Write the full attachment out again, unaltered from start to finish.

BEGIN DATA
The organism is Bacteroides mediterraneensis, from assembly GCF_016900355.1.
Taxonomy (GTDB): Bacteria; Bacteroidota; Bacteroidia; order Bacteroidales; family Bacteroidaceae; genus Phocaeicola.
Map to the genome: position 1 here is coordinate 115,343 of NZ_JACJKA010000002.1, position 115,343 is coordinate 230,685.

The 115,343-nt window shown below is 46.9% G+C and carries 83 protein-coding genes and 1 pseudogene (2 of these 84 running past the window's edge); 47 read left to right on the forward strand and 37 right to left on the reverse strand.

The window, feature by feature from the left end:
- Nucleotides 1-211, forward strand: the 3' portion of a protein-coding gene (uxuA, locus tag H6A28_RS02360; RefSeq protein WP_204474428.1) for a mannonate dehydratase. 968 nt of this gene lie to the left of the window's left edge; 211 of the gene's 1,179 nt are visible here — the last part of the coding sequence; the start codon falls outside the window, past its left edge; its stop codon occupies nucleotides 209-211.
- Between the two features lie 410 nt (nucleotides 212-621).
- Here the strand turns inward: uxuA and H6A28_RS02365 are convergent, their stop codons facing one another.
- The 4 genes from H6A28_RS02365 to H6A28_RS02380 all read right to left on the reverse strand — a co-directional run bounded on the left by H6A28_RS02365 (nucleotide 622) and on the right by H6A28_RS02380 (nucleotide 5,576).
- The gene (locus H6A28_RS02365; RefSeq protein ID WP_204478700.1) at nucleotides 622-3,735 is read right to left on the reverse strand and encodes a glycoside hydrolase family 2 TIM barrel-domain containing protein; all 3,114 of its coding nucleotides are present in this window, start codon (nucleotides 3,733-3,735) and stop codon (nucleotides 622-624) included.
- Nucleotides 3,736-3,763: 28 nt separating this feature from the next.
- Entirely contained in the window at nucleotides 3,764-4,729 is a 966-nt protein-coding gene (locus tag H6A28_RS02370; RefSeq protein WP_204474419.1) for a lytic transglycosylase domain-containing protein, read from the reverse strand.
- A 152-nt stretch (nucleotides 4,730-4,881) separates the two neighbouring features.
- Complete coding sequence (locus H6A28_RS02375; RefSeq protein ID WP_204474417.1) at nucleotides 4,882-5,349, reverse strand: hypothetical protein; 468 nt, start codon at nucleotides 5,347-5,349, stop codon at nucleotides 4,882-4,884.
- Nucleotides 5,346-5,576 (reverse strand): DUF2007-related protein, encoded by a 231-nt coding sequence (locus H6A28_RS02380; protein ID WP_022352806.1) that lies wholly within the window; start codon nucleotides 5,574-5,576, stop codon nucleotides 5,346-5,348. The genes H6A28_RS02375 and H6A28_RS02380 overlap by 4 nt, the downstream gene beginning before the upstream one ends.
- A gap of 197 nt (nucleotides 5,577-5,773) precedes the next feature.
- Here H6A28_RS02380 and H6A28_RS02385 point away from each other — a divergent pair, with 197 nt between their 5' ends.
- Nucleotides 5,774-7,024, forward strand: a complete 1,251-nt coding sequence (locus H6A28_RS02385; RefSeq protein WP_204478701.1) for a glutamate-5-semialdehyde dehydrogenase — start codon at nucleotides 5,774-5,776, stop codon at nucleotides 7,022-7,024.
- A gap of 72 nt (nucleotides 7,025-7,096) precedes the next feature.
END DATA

The organism is Bacteroides mediterraneensis, from assembly GCF_016900355.1.
Taxonomy (GTDB): Bacteria; Bacteroidota; Bacteroidia; order Bacteroidales; family Bacteroidaceae; genus Phocaeicola.
Map to the genome: position 1 here is coordinate 115,343 of NZ_JACJKA010000002.1, position 115,343 is coordinate 230,685.

The 115,343-nt window shown below is 46.9% G+C and carries 83 protein-coding genes and 1 pseudogene (2 of these 84 running past the window's edge); 47 read left to right on the forward strand and 37 right to left on the reverse strand.

The window, feature by feature from the left end:
- Nucleotides 1-211, forward strand: the 3' portion of a protein-coding gene (uxuA, locus tag H6A28_RS02360; RefSeq protein WP_204474428.1) for a mannonate dehydratase. 968 nt of this gene lie to the left of the window's left edge; 211 of the gene's 1,179 nt are visible here — the last part of the coding sequence; the start codon falls outside the window, past its left edge; its stop codon occupies nucleotides 209-211.
- Between the two features lie 410 nt (nucleotides 212-621).
- Here the strand turns inward: uxuA and H6A28_RS02365 are convergent, their stop codons facing one another.
- The 4 genes from H6A28_RS02365 to H6A28_RS02380 all read right to left on the reverse strand — a co-directional run bounded on the left by H6A28_RS02365 (nucleotide 622) and on the right by H6A28_RS02380 (nucleotide 5,576).
- The gene (locus H6A28_RS02365; RefSeq protein ID WP_204478700.1) at nucleotides 622-3,735 is read right to left on the reverse strand and encodes a glycoside hydrolase family 2 TIM barrel-domain containing protein; all 3,114 of its coding nucleotides are present in this window, start codon (nucleotides 3,733-3,735) and stop codon (nucleotides 622-624) included.
- Nucleotides 3,736-3,763: 28 nt separating this feature from the next.
- Entirely contained in the window at nucleotides 3,764-4,729 is a 966-nt protein-coding gene (locus tag H6A28_RS02370; RefSeq protein WP_204474419.1) for a lytic transglycosylase domain-containing protein, read from the reverse strand.
- A 152-nt stretch (nucleotides 4,730-4,881) separates the two neighbouring features.
- Complete coding sequence (locus H6A28_RS02375; RefSeq protein ID WP_204474417.1) at nucleotides 4,882-5,349, reverse strand: hypothetical protein; 468 nt, start codon at nucleotides 5,347-5,349, stop codon at nucleotides 4,882-4,884.
- Nucleotides 5,346-5,576 (reverse strand): DUF2007-related protein, encoded by a 231-nt coding sequence (locus H6A28_RS02380; protein ID WP_022352806.1) that lies wholly within the window; start codon nucleotides 5,574-5,576, stop codon nucleotides 5,346-5,348. The genes H6A28_RS02375 and H6A28_RS02380 overlap by 4 nt, the downstream gene beginning before the upstream one ends.
- A gap of 197 nt (nucleotides 5,577-5,773) precedes the next feature.
- Here H6A28_RS02380 and H6A28_RS02385 point away from each other — a divergent pair, with 197 nt between their 5' ends.
- Nucleotides 5,774-7,024, forward strand: a complete 1,251-nt coding sequence (locus H6A28_RS02385; RefSeq protein WP_204478701.1) for a glutamate-5-semialdehyde dehydrogenase — start codon at nucleotides 5,774-5,776, stop codon at nucleotides 7,022-7,024.
- A gap of 72 nt (nucleotides 7,025-7,096) precedes the next feature.